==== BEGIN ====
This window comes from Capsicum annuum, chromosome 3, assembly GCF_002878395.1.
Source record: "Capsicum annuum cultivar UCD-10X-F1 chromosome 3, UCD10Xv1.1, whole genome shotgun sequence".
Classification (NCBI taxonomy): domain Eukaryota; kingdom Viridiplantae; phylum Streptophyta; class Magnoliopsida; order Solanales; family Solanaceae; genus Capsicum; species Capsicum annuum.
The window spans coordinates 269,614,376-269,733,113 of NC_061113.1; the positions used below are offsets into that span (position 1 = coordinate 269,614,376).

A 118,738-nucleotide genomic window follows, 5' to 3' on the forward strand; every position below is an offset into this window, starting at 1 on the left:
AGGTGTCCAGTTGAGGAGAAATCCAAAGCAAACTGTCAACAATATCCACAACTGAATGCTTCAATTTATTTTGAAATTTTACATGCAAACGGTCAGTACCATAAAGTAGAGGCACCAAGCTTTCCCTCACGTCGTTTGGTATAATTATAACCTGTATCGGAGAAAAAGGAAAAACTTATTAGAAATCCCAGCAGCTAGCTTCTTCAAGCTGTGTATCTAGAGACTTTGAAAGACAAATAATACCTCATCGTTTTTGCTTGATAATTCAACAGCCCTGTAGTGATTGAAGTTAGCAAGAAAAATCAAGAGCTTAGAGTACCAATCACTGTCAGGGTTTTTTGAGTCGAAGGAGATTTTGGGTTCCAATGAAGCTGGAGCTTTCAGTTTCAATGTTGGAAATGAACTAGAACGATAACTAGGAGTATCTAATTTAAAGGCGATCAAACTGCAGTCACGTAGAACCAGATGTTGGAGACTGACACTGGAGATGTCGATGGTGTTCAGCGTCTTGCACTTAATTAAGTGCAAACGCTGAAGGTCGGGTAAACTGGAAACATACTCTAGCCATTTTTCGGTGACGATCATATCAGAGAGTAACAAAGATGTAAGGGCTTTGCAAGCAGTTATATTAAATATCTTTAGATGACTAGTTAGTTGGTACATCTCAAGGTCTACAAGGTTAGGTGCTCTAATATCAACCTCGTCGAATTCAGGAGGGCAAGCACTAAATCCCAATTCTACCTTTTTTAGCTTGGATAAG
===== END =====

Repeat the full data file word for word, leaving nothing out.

This window comes from Capsicum annuum, chromosome 3, assembly GCF_002878395.1.
Source record: "Capsicum annuum cultivar UCD-10X-F1 chromosome 3, UCD10Xv1.1, whole genome shotgun sequence".
Classification (NCBI taxonomy): domain Eukaryota; kingdom Viridiplantae; phylum Streptophyta; class Magnoliopsida; order Solanales; family Solanaceae; genus Capsicum; species Capsicum annuum.
The window spans coordinates 269,614,376-269,733,113 of NC_061113.1; the positions used below are offsets into that span (position 1 = coordinate 269,614,376).

A 118,738-nucleotide genomic window follows, 5' to 3' on the forward strand; every position below is an offset into this window, starting at 1 on the left:
AGGTGTCCAGTTGAGGAGAAATCCAAAGCAAACTGTCAACAATATCCACAACTGAATGCTTCAATTTATTTTGAAATTTTACATGCAAACGGTCAGTACCATAAAGTAGAGGCACCAAGCTTTCCCTCACGTCGTTTGGTATAATTATAACCTGTATCGGAGAAAAAGGAAAAACTTATTAGAAATCCCAGCAGCTAGCTTCTTCAAGCTGTGTATCTAGAGACTTTGAAAGACAAATAATACCTCATCGTTTTTGCTTGATAATTCAACAGCCCTGTAGTGATTGAAGTTAGCAAGAAAAATCAAGAGCTTAGAGTACCAATCACTGTCAGGGTTTTTTGAGTCGAAGGAGATTTTGGGTTCCAATGAAGCTGGAGCTTTCAGTTTCAATGTTGGAAATGAACTAGAACGATAACTAGGAGTATCTAATTTAAAGGCGATCAAACTGCAGTCACGTAGAACCAGATGTTGGAGACTGACACTGGAGATGTCGATGGTGTTCAGCGTCTTGCACTTAATTAAGTGCAAACGCTGAAGGTCGGGTAAACTGGAAACATACTCTAGCCATTTTTCGGTGACGATCATATCAGAGAGTAACAAAGATGTAAGGGCTTTGCAAGCAGTTATATTAAATATCTTTAGATGACTAGTTAGTTGGTACATCTCAAGGTCTACAAGGTTAGGTGCTCTAATATCAACCTCGTCGAATTCAGGAGGGCAAGCACTAAATCCCAATTCTACCTTTTTTAGCTTGGATAAG